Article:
What does workplace knowledge hoarding look like? Let’s take a look at a couple of examples:
A new salesperson is struggling to answer a prospective customer’s question about a specific product feature. Meanwhile, one of their more tenured co-workers has created a slide about this feature that they use in their own presentation decks but haven’t shared with the larger team.
A market research team leader is the one person at their company who knows the full list of research vendors their organization partners with. They go on vacation for a week, and other department leaders are left scrambling to figure out where they can find answers to their research questions.
The experienced employees in these scenarios have valuable knowledge. And yet for different reasons, they refuse to share it.
Knowledge hoarding is an indirect business killer, and there are often signs of knowledge hoarding in the workplace if you know what to look for. The good news is that once you recognize the signs, you can start addressing them.
We’re going to take a deeper dive into the definition of knowledge hoarding, why employees may keep knowledge to themselves, and what you can do to promote a culture of knowledge sharing within your organization.
What Is Knowledge Hoarding?
Knowledge hoarding occurs when a person chooses to keep the knowledge they possess to themselves. It can also occur when someone gathers knowledge for themselves and doesn’t think about the fact that others could benefit from it as well.
When teams or individuals keep knowledge to themselves, it can hurt productivity, lead to duplicate work, and create misalignment between different groups.
On the other hand, if your company has a culture of knowledge sharing, employees have a better view of the knowledge that exists across the whole organization, are able to collaborate more effectively, and have better relationships with their co-workers. And all this, in turn, can positively impact both the employee and customer experience.
But if the advantages of knowledge sharing are so great, why do so many organizations have a knowledge hoarding problem?
Why Do Employees Hoard Knowledge?
Not everyone who hoards knowledge does so deliberately or with malicious intent. Sometimes, knowledge hoarding happens because of some avoidable and fixable reasons.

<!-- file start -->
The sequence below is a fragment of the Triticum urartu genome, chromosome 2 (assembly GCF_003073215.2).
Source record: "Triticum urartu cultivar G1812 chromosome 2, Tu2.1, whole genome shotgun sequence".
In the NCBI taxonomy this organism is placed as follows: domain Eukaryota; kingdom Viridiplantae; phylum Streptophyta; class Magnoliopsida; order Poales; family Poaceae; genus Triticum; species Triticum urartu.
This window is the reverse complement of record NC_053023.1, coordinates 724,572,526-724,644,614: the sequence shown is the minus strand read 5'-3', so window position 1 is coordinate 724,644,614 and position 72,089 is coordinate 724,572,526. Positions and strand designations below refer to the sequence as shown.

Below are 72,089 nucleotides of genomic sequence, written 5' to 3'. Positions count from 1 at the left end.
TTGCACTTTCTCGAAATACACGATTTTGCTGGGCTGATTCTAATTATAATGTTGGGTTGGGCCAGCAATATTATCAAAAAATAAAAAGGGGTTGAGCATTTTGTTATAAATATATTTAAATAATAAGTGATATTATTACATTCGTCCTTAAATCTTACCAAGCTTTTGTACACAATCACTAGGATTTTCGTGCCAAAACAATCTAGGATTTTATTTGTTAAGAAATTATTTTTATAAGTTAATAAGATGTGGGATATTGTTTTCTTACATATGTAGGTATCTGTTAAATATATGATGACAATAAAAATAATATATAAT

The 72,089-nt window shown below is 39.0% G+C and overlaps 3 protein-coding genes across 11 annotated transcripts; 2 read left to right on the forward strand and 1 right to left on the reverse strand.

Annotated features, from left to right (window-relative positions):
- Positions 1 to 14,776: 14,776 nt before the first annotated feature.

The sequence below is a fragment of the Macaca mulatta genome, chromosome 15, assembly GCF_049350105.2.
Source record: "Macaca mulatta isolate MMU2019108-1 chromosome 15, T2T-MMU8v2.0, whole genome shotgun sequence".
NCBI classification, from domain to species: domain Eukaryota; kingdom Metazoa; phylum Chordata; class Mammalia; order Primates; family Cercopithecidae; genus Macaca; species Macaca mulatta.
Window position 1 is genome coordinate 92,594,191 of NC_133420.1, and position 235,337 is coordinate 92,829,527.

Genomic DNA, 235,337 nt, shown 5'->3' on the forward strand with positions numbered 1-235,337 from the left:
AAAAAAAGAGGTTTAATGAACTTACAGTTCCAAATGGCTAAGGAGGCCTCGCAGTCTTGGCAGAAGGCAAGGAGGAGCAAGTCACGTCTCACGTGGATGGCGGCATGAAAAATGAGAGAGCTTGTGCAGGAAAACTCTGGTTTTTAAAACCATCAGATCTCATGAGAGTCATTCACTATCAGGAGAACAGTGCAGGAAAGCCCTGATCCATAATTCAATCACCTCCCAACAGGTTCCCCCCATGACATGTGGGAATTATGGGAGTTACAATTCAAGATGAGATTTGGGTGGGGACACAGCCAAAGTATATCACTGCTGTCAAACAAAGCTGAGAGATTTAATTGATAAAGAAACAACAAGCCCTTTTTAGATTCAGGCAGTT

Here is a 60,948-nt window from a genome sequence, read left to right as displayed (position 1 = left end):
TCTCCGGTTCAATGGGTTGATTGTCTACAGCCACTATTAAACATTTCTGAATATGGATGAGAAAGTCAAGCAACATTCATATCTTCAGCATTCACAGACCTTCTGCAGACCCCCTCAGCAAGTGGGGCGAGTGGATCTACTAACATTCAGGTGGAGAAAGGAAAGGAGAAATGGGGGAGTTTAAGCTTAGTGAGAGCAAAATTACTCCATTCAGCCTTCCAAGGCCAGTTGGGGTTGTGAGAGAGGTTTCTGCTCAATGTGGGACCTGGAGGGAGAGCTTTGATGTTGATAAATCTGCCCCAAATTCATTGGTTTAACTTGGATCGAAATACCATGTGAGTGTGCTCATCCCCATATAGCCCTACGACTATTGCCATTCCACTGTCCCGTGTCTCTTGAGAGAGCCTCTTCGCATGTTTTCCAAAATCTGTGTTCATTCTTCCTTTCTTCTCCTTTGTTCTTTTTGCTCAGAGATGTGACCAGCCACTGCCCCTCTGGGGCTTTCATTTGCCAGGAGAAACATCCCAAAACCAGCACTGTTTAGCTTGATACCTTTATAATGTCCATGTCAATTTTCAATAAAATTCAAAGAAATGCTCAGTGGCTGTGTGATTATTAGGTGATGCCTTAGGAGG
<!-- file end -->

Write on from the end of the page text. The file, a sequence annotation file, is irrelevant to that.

Knowledge is power, and some employees may feel there’s an advantage to hoarding it. For example, they may feel that they have greater job security because they are the only person at the company who possesses certain knowledge, or they may like being recognized as the go-to person to resolve certain issues.
Lack of trust
According to the American Psychological Association’s Work and Well-Being Survey, nearly one in four workers say they don’t trust their employer, and one in three report that their employer is not always honest and truthful with them.
When employee don’t trust their employer, they are less likely to share their knowledge, which in turn affects the overall performance of the company.
A study by the Academy of Management Discoveries found that employees are more willing to share information with a colleague if there is some distance between their positions on the company’s org chart. For example, a customer service representative might be more willing to open up to someone on another team about some negative feedback they heard from a customer because they perceive this person as less of a threat than someone they work with directly.
In a competitive workplace, employees are eager to climb the ranks and prove their value. One of the best ways to do this is to make sure that no one else can do what they can. This leads employees to hoard the information that they alone have access to.
Some employees avoid sharing their knowledge out of fear. They might think that their manager would shoot down their ideas or worry that they will say something wrong and be corrected in front of their team members. Or maybe they don’t want to get accused of using the wrong methods to achieve their goals. In any case, they keep their knowledge to themselves to avoid any potential negative repercussions.
Why Is It Important to Avoid Knowledge Hoarding in Your Workplace?
We’ve already established that your organization should avoid cultivating a culture of knowledge hoarding, but let’s take a closer look at some of the specific reasons knowledge hoarding can be so harmful: